Deputy PM Babacan hopeful for Turkish economy in 2015
ANKARA - Anadolu Agency
Deputy Prime Minister Ali Babacan. AA PhotoThis year will see stronger economic growth and lower inflation than 2014, Turkish Deputy Prime Minister Ali Babacan, who is responsible for the economy, predicted on Jan. 16.
In an interview with Anadolu Agency, Babacan said 2015 will be a better year than 2014 for the country’s economy.
“The Turkish growth rate of 3 percent for 2014 was fine; in 2015, Turkey will be one of fastest growing economies in the EU,” he said.
Turkey will see strong capital and fund inflows this year and oil prices will continue to be a positive factor, he added.
“Every $10 drop in the oil price decreases the current account deficit by $4.4 billion; the effect of declining oil prices will be felt in Turkey by June,” he said.
Turkey’s energy bill is expected to drop by half in 2015 if oil prices remain around the $50 per barrel mark, according to economists.
The total current account deficit in the January to November period of 2014 narrowed to $38.7 billion, indicating a decrease of $18 billion compared with the same period in the previous year, the Central Bank stated on Jan. 13.
Thanks to the decline in the price of oil, Turkey will also be able to reduce inflation to around 6 percent, perhaps even to 5 percent level, and to boost its growth rate to 4 percent in 2015, Babacan said.
The number of participants in the Individual Pension System has increased to 5.1 million over the past year, up from about 3 million at the beginning of 2013, with the encouragement of state contributions making up 25 percent of pension deposits. The total pension fund volume recently reached 37 billion Turkish Liras ($16.1 billion), up from 20.3 billion liras ($9.5 billion), he added.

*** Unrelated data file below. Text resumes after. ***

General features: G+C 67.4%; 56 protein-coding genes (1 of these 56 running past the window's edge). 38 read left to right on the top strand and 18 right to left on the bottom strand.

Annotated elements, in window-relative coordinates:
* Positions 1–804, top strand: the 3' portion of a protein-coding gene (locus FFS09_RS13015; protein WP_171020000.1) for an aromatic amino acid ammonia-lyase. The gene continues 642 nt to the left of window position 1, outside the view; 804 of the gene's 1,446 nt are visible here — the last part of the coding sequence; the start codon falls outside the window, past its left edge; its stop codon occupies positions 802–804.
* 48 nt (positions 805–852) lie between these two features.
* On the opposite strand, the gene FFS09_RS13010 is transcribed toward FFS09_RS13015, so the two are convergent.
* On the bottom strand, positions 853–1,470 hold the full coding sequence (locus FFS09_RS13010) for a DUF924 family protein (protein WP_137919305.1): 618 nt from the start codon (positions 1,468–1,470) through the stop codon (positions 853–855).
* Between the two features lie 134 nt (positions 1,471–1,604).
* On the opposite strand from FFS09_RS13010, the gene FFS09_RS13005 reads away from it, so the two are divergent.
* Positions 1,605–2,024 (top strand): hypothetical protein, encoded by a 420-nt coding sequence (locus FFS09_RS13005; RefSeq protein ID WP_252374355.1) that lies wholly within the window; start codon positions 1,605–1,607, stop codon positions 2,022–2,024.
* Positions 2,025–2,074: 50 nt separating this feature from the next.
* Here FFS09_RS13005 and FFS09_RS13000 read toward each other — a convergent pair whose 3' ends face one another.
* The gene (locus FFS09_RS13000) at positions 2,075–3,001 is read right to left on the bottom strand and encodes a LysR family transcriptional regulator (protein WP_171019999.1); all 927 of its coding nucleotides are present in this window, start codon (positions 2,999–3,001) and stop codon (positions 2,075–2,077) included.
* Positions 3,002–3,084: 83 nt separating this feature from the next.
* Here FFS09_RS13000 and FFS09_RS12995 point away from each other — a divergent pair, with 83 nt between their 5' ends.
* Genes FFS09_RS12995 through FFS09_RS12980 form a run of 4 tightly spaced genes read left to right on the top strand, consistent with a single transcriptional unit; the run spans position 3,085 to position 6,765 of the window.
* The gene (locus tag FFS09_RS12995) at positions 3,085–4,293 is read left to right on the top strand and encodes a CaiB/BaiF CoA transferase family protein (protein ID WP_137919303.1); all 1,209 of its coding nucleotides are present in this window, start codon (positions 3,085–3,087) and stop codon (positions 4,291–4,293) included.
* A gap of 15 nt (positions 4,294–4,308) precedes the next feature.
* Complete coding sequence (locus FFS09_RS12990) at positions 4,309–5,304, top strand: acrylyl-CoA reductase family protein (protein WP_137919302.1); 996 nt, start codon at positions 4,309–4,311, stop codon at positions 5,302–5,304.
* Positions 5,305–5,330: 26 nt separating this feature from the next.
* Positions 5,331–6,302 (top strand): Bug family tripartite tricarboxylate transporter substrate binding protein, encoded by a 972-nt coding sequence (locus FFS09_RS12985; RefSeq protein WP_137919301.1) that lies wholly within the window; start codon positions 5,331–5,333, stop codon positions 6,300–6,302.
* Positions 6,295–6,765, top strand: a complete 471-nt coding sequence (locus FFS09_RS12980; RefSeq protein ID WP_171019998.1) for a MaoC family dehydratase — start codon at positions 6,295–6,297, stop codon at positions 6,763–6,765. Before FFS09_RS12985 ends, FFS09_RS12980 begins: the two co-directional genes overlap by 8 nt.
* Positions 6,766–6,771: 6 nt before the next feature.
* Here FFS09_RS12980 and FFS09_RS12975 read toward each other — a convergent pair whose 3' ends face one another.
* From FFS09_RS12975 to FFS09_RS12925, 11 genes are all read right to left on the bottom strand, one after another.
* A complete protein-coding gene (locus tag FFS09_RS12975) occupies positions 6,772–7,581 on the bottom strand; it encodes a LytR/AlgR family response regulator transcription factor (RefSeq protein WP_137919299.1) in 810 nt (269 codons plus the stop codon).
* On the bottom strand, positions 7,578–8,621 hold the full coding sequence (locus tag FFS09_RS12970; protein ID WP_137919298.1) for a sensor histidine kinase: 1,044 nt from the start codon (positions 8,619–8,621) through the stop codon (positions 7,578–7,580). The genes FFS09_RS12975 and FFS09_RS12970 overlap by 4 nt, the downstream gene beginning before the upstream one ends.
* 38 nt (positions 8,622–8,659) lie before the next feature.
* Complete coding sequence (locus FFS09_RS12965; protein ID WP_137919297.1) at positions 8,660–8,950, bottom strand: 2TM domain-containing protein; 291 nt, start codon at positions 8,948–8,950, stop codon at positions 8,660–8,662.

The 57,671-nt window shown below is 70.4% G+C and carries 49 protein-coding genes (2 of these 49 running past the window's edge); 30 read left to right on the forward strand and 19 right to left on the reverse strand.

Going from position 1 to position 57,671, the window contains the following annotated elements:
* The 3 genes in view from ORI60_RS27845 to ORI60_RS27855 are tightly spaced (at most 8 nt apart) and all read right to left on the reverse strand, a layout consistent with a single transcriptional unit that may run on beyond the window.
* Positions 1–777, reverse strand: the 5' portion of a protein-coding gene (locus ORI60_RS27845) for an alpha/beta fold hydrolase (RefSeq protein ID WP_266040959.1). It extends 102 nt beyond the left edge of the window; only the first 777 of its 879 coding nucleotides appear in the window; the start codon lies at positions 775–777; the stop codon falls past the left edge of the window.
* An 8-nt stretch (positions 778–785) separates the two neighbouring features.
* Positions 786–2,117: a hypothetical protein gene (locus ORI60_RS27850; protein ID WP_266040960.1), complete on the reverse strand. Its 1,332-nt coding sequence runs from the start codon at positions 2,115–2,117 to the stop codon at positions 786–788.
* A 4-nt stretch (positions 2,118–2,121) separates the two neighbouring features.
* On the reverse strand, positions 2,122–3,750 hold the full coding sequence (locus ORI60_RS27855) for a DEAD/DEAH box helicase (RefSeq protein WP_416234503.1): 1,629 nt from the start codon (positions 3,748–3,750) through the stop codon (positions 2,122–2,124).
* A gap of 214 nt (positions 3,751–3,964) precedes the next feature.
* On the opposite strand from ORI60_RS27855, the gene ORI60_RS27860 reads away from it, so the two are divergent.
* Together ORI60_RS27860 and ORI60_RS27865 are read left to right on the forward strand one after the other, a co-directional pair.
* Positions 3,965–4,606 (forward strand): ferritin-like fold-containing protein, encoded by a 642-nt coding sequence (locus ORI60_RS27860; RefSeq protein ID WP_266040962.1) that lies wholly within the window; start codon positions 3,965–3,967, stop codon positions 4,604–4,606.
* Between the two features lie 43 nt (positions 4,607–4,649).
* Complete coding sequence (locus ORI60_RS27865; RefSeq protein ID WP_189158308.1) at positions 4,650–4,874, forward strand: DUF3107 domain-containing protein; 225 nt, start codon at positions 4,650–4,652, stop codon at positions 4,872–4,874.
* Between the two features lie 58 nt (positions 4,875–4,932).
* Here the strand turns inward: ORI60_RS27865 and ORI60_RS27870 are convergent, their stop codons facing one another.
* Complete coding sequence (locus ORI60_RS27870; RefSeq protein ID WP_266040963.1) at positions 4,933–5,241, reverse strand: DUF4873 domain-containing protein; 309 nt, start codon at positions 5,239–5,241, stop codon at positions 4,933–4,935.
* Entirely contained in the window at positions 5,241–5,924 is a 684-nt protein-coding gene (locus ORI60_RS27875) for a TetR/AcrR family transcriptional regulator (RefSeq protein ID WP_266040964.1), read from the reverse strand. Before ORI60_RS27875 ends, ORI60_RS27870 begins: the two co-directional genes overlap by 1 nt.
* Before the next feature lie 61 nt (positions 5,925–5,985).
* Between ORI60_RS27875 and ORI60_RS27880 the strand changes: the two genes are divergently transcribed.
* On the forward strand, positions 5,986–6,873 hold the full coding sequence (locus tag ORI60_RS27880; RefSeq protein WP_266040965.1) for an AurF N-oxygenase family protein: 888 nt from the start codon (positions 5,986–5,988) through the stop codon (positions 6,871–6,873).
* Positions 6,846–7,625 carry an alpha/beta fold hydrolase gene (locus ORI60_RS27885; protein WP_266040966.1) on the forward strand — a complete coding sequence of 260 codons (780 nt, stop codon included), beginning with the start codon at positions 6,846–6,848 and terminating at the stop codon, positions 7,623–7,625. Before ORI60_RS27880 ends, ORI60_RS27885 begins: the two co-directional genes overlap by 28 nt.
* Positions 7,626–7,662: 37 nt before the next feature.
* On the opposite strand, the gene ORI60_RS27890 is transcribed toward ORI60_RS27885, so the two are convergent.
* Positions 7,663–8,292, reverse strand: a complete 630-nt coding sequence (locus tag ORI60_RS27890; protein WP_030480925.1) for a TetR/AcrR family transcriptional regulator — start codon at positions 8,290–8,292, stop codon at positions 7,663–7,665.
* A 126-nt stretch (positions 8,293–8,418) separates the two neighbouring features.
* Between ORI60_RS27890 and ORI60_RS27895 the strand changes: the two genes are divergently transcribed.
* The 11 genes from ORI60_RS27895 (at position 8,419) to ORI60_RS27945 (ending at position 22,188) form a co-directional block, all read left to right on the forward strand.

Regarding improvement of the investment climate, Babacan announced that there is a package aimed at supporting industrial investments being prepared, and it will be announced within one month.
Babacan also said that Turkey expects a large amount of fund inflows and capital inflows in 2015.
The government wants to create a system for private companies seeking to borrow money using equity-based financing. The Turkish private sector has long-term debt of about $162 billon.
Babacan said that the government wants its citizens to keep their gold in banks instead of hiding it under their mattresses.
It is believed that over 5,000 tons of gold, currently worth close to $200 billion, are kept at home by Turkish residents as a form of personal savings, and therefore kept out of the banking system.
Babacan also said that, under its presidency of the G-20 in 2015, Turkey will work for the establishment of a permanent secretariat for the organization.